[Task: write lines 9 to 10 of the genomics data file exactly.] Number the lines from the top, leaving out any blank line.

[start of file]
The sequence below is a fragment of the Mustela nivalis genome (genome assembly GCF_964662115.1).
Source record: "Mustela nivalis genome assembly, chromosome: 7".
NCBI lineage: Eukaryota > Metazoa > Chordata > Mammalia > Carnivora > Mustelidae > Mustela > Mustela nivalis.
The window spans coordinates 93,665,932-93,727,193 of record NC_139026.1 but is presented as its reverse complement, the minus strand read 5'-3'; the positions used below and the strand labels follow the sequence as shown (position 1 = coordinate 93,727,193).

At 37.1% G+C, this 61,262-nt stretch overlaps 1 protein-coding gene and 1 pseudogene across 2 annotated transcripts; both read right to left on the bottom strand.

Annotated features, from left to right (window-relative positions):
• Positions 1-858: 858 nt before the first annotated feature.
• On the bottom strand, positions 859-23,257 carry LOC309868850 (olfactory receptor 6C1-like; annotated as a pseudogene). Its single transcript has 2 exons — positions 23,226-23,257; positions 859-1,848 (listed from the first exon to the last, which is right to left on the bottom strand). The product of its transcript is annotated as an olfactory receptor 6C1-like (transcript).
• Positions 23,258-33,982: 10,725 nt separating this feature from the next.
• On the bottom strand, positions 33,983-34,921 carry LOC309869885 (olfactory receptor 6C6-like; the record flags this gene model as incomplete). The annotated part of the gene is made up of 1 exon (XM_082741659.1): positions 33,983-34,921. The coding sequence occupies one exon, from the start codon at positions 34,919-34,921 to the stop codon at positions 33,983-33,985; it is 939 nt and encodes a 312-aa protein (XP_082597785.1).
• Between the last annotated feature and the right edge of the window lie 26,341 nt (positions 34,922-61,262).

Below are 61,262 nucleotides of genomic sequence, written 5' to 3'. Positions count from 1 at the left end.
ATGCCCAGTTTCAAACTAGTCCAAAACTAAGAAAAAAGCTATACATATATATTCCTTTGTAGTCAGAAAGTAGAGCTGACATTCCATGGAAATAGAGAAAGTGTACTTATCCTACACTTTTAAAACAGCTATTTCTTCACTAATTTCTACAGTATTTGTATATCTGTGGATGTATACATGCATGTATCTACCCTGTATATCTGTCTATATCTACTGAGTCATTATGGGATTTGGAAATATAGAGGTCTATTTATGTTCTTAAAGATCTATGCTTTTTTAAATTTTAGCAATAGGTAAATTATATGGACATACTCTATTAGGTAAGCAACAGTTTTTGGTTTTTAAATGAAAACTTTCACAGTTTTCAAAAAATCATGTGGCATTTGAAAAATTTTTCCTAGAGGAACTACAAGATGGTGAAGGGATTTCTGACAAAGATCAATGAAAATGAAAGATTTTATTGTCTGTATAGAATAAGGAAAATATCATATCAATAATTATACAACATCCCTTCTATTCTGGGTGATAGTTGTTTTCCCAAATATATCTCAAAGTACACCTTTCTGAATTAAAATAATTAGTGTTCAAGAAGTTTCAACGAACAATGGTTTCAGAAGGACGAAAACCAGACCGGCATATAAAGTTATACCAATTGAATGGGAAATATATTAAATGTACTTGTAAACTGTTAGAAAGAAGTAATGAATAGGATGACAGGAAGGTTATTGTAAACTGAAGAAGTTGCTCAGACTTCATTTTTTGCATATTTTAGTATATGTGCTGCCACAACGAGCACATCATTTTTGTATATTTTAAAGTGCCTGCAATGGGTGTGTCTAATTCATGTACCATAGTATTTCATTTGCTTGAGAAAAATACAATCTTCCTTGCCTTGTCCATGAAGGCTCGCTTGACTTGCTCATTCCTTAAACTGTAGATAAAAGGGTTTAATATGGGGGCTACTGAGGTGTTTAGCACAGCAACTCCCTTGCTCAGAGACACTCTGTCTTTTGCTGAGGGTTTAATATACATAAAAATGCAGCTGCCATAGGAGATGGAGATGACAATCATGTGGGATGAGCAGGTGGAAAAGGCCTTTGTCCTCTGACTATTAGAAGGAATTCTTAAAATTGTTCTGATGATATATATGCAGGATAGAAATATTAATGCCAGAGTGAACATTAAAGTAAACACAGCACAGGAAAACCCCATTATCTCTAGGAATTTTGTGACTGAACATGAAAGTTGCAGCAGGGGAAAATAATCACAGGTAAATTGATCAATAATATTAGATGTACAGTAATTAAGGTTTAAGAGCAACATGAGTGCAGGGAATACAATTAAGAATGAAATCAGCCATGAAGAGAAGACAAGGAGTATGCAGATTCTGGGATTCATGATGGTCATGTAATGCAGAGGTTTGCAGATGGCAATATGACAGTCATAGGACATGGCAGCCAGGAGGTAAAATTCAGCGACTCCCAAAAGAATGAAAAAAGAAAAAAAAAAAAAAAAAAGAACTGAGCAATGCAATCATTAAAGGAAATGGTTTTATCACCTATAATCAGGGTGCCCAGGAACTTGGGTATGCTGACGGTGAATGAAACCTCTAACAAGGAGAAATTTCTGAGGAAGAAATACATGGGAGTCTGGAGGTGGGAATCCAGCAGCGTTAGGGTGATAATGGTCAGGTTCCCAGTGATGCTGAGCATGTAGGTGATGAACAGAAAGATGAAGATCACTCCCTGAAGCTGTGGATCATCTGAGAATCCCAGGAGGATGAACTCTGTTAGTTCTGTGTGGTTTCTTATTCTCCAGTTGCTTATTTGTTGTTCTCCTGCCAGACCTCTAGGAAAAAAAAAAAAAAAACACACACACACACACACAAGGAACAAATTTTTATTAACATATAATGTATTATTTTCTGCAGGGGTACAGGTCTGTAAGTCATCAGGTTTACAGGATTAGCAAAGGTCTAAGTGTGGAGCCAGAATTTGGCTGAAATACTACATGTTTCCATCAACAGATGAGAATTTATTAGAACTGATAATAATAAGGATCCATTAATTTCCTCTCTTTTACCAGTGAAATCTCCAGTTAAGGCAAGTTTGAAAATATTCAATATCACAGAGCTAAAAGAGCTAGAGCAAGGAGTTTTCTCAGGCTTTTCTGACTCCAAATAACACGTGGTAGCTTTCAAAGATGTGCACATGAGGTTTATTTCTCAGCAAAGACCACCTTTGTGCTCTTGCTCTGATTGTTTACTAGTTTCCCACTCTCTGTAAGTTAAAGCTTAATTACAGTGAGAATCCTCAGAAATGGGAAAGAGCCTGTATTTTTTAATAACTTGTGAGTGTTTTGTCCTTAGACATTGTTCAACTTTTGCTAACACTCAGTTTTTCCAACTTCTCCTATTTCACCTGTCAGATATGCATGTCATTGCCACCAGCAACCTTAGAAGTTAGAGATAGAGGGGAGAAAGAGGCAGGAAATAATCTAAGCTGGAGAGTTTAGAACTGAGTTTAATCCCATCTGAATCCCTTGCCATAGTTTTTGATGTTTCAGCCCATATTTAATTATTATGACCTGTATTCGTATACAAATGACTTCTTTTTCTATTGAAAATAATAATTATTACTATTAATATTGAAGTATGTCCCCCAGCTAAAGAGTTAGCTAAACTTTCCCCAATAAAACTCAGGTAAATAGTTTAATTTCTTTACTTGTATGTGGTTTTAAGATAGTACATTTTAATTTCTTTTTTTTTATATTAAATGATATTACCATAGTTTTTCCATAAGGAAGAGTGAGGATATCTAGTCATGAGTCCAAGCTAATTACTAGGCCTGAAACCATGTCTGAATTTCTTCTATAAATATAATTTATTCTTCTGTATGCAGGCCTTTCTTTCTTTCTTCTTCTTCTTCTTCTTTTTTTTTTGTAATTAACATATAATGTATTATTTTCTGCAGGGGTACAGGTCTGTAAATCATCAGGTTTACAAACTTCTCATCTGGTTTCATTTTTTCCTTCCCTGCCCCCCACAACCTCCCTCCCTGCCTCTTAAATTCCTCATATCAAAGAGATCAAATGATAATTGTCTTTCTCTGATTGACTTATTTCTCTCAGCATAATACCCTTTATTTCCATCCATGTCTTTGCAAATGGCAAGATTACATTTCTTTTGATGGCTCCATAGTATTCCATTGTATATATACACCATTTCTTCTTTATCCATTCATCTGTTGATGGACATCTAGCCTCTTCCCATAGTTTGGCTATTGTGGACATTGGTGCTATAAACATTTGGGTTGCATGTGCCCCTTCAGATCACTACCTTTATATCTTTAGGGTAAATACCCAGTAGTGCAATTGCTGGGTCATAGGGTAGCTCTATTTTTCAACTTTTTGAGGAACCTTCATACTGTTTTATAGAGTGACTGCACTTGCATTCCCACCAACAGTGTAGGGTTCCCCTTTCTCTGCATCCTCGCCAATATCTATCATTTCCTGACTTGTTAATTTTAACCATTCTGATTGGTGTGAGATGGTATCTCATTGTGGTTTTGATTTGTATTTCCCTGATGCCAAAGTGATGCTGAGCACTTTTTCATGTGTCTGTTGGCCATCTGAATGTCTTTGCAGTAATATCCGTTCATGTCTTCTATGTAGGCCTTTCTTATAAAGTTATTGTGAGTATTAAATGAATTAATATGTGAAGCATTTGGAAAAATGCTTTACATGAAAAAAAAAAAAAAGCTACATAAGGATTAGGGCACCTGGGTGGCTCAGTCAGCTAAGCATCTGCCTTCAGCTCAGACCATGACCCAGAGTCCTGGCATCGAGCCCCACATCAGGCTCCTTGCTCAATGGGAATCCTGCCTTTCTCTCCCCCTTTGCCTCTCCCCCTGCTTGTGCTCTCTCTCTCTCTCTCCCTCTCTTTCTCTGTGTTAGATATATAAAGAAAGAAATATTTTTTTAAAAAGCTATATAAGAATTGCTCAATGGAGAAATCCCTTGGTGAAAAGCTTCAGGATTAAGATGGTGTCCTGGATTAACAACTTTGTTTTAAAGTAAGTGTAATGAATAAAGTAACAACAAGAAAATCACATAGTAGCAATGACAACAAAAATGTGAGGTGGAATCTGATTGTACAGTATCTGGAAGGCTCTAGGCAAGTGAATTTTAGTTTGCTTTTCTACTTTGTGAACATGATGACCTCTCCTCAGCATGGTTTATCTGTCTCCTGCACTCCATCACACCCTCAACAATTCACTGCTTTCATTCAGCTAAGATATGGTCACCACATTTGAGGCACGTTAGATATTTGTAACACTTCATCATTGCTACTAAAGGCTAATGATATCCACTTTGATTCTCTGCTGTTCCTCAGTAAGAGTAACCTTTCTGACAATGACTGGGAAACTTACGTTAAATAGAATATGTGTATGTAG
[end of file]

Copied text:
• Positions 23,258-33,982: 10,725 nt separating this feature from the next.
• On the bottom strand, positions 33,983-34,921 carry LOC309869885 (olfactory receptor 6C6-like; the record flags this gene model as incomplete). The annotated part of the gene is made up of 1 exon (XM_082741659.1): positions 33,983-34,921. The coding sequence occupies one exon, from the start codon at positions 34,919-34,921 to the stop codon at positions 33,983-33,985; it is 939 nt and encodes a 312-aa protein (XP_082597785.1).